One morning, writer and teacher Jessica Lahey waved her son Finn off to school, only to find his homework lying on the coffee table.
“It would be so easy,” she thought, “to deliver Finn’s homework to his classroom, maybe even surreptitiously slide it into his locker or backpack.” Yet she decided to let Finn go without his forgotten papers.
He returned that afternoon with no noticeable scars or trauma. He’d had to practice math during his free reading time, and his teacher had told him to write a note so he wouldn’t forget his homework again. Mother and son sat down to a plate of cookies.
This anecdote illustrates the thrust of Lahey’s goodhearted if largely redundant new book The Gift of Failure: Let your children face the consequences of their actions, even if that means letting them fail. In the long run, parents who “rescued” them from the vagaries of life, robbing them of motivation and persistence, will hurt them far more than unsympathetic referees or low grades.
Skimming recent developments in psychology, Lahey reminds us that children learn best when motivated by intrinsic, rather than extrinsic, factors. Grades can fluctuate, but self-motivation persists.
She also emphasizes the importance of keeping a “growth mindset,” or of seeing one’s competencies as things to be improved through practice, not finite capacities handed down at birth. For parents, that means praising children for effort (I’m so proud of the work you put into that!) rather than innate ability (You’re so smart! I love you!).
Children need a sense of ownership and responsibility in their lives, she continues, one that’s not provided by a routine in which they’re shuttled from activity to activity and return home to meals that appear on the dining table as if by magic. Children should help out around the house, and see this not as “chores” but as “family contributions.” Why should there be anything special about helping to maintain the household you’re part of?
Lahey, to a limited extent, advocates treating children as the adults-in-training they were for much of history. “Children want to feel capable,” she writes, “and we used to let them, before we took the onus of household duties away from them.”
She is not, however, advocating hands-off parenting. Parents can set firm expectations for their children without micromanaging how they reach them. Tell your children to keep up their studies, but please, don’t write their essays for them.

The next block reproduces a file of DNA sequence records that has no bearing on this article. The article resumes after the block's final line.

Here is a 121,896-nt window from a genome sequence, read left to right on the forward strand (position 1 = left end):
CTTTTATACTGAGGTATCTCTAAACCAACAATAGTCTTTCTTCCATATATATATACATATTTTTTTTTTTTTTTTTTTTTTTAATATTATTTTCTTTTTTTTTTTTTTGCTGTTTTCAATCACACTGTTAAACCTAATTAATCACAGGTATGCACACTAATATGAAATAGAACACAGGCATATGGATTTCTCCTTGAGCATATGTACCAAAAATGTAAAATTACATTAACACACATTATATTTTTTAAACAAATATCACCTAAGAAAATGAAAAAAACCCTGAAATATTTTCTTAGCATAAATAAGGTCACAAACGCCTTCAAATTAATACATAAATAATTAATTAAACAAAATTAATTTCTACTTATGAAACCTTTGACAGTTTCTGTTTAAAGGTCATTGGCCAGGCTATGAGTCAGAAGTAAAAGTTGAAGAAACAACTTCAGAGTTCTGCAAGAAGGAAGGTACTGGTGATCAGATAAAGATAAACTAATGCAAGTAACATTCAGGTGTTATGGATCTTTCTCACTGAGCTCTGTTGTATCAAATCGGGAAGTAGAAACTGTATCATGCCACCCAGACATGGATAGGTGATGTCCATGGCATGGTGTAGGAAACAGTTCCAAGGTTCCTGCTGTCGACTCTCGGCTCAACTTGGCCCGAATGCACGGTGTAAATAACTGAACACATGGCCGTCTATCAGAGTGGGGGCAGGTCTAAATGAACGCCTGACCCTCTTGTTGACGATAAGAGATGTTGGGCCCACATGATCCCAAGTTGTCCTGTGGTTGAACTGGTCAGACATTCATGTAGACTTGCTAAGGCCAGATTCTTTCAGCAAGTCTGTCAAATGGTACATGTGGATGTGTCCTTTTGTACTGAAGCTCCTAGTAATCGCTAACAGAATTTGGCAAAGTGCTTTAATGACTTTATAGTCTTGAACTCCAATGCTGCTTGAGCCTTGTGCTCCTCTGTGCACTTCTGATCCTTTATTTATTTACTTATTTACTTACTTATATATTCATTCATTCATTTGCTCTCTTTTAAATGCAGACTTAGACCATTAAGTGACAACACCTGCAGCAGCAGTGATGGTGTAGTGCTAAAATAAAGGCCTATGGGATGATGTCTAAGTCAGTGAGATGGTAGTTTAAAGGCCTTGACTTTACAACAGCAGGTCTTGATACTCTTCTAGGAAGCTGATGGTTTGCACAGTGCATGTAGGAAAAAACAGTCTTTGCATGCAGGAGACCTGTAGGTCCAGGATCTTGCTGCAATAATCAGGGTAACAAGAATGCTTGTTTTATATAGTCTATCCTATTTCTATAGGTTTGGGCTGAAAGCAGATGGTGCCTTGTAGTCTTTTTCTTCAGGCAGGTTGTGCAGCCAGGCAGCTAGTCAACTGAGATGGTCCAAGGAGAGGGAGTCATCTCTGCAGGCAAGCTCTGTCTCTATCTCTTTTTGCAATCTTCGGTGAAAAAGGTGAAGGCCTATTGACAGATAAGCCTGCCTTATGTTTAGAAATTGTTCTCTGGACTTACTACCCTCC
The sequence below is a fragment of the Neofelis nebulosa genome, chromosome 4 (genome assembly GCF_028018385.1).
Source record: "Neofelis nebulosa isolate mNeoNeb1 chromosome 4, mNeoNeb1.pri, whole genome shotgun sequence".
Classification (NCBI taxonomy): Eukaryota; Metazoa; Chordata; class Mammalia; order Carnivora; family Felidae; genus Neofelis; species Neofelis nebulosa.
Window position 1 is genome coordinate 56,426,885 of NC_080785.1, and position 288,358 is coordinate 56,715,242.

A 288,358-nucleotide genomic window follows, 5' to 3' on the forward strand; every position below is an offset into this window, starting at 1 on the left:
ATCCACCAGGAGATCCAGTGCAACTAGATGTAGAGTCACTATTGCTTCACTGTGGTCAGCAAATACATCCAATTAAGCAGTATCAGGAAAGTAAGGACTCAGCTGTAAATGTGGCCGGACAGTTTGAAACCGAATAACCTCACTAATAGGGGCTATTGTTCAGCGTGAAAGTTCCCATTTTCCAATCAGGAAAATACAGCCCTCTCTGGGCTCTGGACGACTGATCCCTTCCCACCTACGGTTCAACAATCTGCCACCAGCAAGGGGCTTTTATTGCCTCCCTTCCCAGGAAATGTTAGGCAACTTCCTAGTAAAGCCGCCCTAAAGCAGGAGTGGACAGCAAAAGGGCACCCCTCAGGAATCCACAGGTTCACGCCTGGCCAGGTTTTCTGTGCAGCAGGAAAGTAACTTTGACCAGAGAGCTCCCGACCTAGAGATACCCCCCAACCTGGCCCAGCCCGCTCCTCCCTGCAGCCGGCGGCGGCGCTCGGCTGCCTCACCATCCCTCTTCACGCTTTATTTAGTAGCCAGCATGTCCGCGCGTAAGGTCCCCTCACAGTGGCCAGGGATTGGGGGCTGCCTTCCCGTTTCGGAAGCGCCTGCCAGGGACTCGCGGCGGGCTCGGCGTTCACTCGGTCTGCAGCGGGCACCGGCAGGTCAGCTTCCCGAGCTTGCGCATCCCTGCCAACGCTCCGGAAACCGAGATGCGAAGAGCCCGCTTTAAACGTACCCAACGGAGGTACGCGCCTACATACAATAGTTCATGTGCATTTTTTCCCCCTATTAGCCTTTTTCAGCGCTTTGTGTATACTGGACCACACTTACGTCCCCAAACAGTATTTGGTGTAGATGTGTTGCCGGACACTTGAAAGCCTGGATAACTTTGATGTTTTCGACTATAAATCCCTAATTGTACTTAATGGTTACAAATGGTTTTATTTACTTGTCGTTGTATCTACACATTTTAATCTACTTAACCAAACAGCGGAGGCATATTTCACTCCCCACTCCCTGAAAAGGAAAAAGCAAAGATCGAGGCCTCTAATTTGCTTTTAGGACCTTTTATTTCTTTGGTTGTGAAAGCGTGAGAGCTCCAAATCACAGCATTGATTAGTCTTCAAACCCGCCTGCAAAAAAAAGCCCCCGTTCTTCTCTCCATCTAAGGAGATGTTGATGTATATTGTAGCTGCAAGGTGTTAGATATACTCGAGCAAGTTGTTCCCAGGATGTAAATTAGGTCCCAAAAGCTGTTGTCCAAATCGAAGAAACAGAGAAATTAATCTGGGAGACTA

Like many books borne from magazine articles—this one’s from “Why Parents Need to Let Their Children Fail,” published in The Atlantic in 2013—The Gift of Failure is quite bloated. Lahey makes a good point, then makes it again, and again, and again. She offers few specifics, though her occasional lists—of chores that toddlers can help with, or ways to improve the parent-teacher relationship—are worth photocopying and distributing at the next PTA meeting. And none of the findings in her brief tour of psychology will be new to those who’ve partaken in the collective anxiety surrounding middle- and upper-class education over the last several years.
The Gift of Failure’s greatest shortcoming, however, is its limited scope. The children Lahey addresses in this book, who are so pressured to succeed that they are afraid to fail, are a well-off minority. Harmful as helicopter parenting is, it’s often representative of family wealth that can also be put to tutors, schooling, and a domestic stability conducive to studying.
The predicaments Lahey describes are largely foreign to those growing up with two parents (or one) working full-time jobs. The unacknowledged exclusion of the lower classes from a book on education, so tightly linked to social mobility, makes this one all the more insubstantial.
The Gift of Failure: How The Best Parents Let Go So Their Children Can Succeed by Jessica Lahey. Published August 11th by Harper. 272 pages. $26.99